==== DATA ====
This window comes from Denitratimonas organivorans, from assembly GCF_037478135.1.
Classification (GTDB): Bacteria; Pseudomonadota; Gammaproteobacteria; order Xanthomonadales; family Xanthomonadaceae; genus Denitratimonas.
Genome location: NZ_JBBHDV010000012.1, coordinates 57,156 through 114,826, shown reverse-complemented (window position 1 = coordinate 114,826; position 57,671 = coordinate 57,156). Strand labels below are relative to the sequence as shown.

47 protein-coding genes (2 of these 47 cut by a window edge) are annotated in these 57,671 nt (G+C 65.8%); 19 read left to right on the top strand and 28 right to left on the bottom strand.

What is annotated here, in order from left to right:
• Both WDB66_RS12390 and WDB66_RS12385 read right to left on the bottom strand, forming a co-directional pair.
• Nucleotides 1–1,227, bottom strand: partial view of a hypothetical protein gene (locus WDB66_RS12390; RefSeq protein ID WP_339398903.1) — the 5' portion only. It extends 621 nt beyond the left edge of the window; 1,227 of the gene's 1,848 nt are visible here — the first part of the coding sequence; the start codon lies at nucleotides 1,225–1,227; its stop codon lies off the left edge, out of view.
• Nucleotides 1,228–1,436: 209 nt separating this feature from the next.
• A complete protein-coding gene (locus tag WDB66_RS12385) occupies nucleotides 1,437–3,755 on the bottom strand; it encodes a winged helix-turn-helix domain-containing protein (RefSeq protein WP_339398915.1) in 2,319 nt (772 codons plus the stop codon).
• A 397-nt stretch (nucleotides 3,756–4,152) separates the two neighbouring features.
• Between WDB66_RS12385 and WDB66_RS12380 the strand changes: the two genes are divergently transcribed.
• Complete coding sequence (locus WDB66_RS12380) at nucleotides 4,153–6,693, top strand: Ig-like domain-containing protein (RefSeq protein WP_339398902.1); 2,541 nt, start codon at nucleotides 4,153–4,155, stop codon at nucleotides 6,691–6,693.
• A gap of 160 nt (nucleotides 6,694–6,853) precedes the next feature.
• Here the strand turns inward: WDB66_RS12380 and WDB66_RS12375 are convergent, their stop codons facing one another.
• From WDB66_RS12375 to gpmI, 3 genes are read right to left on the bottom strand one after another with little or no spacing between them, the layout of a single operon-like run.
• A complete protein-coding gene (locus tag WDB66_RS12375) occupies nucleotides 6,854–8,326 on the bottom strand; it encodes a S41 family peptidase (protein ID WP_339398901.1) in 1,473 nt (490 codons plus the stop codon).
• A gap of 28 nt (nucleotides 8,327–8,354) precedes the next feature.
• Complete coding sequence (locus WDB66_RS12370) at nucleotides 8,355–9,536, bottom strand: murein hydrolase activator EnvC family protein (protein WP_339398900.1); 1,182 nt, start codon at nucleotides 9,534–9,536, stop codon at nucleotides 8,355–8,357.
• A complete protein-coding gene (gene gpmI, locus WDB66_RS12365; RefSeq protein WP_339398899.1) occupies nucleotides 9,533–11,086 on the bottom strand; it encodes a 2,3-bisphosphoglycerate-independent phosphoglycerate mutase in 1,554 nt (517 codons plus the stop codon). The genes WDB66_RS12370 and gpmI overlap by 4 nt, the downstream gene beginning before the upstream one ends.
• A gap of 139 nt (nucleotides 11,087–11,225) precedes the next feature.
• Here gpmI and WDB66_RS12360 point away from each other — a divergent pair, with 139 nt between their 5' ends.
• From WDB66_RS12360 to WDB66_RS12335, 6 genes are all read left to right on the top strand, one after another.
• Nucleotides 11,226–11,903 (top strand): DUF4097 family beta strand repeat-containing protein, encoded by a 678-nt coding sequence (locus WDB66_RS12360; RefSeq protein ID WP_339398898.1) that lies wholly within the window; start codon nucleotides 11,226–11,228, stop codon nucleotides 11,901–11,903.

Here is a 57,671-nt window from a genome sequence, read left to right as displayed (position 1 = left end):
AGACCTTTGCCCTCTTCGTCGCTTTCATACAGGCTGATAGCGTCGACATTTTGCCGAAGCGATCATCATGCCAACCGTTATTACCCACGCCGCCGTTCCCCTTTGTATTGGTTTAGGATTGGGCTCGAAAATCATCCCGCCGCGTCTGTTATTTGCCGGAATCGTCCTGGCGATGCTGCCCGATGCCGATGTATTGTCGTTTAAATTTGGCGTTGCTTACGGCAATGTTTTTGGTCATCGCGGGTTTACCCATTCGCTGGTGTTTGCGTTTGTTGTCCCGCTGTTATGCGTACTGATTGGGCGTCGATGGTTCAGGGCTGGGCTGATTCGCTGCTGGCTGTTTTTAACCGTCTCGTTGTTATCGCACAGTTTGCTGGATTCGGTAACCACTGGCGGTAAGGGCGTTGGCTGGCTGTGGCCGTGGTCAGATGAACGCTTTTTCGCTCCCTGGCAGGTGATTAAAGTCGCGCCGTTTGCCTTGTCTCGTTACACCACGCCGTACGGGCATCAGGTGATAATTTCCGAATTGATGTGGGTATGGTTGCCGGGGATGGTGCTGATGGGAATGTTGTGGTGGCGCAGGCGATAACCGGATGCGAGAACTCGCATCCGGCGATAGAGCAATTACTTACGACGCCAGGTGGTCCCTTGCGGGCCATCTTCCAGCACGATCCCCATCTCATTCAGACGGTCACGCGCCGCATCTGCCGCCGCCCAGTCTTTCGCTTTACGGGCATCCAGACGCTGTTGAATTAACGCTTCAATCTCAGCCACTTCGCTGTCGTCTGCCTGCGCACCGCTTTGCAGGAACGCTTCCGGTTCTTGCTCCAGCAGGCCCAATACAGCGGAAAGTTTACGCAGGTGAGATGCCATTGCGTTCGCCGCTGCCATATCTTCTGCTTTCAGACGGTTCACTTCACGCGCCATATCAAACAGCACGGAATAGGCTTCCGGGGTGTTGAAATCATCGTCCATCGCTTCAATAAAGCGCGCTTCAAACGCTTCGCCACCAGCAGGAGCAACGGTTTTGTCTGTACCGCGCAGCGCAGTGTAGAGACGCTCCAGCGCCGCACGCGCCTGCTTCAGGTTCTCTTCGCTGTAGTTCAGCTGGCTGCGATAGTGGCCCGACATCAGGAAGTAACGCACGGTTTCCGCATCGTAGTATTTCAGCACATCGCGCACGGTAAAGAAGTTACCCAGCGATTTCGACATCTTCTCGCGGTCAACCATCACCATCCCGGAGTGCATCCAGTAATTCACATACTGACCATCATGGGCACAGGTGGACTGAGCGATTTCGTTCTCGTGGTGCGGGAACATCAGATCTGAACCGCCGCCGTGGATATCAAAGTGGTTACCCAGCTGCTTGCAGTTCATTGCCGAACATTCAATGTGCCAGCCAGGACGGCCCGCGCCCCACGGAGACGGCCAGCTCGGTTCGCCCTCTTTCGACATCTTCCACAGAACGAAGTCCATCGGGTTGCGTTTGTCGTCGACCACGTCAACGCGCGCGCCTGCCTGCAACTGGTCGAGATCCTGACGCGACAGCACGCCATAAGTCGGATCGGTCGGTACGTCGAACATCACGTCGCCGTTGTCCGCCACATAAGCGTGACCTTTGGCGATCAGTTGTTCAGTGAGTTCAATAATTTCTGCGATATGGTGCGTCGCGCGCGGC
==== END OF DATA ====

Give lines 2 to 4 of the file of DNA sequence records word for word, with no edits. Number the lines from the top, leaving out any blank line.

Classification (GTDB): Bacteria; Pseudomonadota; Gammaproteobacteria; order Xanthomonadales; family Xanthomonadaceae; genus Denitratimonas.
Genome location: NZ_JBBHDV010000012.1, coordinates 57,156 through 114,826, shown reverse-complemented (window position 1 = coordinate 114,826; position 57,671 = coordinate 57,156). Strand labels below are relative to the sequence as shown.

47 protein-coding genes (2 of these 47 cut by a window edge) are annotated in these 57,671 nt (G+C 65.8%); 19 read left to right on the top strand and 28 right to left on the bottom strand.